David Versus Goliath: The Competitiveness Of Africa’s Local Enterprises In The Global Economy
As a result of the dynamics of globalization, the variegated economies of the world have become more homogenous, integrated, interrelated and interdependent. However, rather than becoming a veritable player in a network of interrelationship and interdependency, the African economy has increasingly become a powerless spectator in the theatre of globalization. Although there is a great deal of literature and research in this area of international business, most of it has concentrated on the multinational corporations and their effects on the host country’s economy. Research and literature in this field have mainly looked at protective measures and subsidies as the way out of foreign competition; it has rarely addressed competitive strategic responses of local firms to foreign multinational corporations operating in the local economies. Anchored on the resource-based view of the firm and the network interaction theory, the paper provides an alternative framework or a paradigm shift for analyzing the competitive options available to Africa’s local firms in a global market. From this paradigm shift, the competitive advantages of Africa’s local firms are conceptualized to be (i) a function of firm specific assets and (ii) the prevailing home market conditions. The method of inquiry adopted in this paper is textual deconstruction. The major contribution of this study to the existing globalization discourse is its shift of focus from the multinational corporation to the analysis of global competition from the perspective of the competitiveness of enterprises in less developed economies such as Africa. The suggested framework and paradigm shift can also be used by scholars to map strategic options for local enterprises in selected markets. Future research can subject the suggested framework to empirical scrutiny to see how well the arguments hold.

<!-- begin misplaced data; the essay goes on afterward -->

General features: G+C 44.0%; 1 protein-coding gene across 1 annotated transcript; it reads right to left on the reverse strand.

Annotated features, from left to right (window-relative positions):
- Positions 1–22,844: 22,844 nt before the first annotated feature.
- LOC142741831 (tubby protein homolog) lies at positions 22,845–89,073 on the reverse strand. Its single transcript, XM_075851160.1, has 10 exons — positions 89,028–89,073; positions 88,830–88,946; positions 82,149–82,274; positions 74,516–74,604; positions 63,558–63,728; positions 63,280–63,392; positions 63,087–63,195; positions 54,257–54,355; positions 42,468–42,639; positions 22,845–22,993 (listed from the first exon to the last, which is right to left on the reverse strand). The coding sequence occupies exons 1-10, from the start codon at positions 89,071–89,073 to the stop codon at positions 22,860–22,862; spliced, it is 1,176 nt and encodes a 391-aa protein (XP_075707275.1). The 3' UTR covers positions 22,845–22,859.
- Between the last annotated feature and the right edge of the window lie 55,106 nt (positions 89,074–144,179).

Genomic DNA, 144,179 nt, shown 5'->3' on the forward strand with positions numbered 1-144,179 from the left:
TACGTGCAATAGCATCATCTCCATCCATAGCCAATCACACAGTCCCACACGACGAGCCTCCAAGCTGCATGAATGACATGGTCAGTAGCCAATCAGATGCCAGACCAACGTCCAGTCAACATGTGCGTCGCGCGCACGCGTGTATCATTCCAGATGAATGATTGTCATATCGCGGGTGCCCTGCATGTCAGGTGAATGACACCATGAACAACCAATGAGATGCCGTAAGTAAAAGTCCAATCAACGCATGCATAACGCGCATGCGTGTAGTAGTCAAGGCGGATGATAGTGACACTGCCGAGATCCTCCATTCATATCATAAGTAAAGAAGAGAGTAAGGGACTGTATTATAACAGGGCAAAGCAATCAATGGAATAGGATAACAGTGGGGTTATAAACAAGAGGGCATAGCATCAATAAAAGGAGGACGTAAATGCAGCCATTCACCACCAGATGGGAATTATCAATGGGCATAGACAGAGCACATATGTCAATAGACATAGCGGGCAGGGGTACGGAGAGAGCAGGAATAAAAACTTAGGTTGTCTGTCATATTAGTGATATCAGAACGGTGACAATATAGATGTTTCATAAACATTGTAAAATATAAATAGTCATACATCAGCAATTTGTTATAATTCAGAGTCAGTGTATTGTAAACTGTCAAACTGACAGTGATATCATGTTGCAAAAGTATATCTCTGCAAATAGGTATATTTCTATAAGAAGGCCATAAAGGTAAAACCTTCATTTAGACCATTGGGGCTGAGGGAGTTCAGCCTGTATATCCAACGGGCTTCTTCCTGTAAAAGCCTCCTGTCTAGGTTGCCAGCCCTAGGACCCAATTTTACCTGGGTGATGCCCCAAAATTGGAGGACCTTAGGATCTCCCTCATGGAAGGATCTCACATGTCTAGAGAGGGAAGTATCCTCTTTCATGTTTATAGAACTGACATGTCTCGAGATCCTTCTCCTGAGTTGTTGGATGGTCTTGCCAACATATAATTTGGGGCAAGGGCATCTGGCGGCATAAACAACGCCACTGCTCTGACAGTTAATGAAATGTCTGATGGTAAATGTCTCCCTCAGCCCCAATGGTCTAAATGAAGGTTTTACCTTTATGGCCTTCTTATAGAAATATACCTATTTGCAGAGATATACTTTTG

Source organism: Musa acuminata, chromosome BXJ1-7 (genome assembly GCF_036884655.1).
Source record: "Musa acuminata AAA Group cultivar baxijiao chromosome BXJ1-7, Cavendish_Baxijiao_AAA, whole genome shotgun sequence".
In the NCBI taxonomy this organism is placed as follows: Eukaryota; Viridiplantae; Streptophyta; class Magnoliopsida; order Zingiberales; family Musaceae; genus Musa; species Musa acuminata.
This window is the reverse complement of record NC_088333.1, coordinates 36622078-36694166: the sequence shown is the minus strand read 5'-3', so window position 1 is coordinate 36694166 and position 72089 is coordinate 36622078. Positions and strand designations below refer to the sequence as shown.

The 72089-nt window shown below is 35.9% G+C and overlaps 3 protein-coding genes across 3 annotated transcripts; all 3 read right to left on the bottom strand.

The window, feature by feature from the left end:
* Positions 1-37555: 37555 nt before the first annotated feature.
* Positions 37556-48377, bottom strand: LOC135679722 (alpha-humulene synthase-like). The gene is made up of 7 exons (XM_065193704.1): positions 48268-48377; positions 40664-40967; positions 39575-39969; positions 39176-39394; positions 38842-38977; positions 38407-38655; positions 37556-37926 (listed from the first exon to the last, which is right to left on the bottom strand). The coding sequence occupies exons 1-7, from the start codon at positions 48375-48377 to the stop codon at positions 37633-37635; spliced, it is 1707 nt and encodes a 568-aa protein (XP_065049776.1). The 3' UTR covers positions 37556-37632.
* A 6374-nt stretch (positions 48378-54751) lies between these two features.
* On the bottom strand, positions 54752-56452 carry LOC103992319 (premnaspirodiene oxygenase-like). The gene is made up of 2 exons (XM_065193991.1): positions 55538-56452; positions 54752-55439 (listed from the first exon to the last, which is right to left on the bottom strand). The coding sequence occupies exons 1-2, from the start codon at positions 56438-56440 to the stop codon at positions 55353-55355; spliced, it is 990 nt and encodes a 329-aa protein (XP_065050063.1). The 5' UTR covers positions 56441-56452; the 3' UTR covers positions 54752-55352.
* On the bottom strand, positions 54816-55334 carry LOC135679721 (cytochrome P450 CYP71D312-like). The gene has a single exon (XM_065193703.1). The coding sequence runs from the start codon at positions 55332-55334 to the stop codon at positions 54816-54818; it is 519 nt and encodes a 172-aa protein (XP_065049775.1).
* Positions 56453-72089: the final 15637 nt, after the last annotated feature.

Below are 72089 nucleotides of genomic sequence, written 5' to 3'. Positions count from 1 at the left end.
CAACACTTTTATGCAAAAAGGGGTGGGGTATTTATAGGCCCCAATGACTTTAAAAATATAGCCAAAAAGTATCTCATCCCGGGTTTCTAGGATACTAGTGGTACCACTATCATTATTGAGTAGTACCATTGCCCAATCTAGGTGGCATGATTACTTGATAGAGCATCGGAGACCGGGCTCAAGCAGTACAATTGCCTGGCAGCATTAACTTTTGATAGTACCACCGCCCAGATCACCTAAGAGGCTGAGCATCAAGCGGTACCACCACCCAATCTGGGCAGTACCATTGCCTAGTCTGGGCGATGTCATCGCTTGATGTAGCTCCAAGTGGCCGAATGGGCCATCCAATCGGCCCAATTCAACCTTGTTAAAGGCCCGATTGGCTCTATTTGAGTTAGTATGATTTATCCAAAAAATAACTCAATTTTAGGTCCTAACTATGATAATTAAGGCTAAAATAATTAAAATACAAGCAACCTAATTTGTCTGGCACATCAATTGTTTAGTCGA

Copyright (c) 2021 John O. OGBOR, Martins IYAMABHOR, Onome Precious AWOSIGHO
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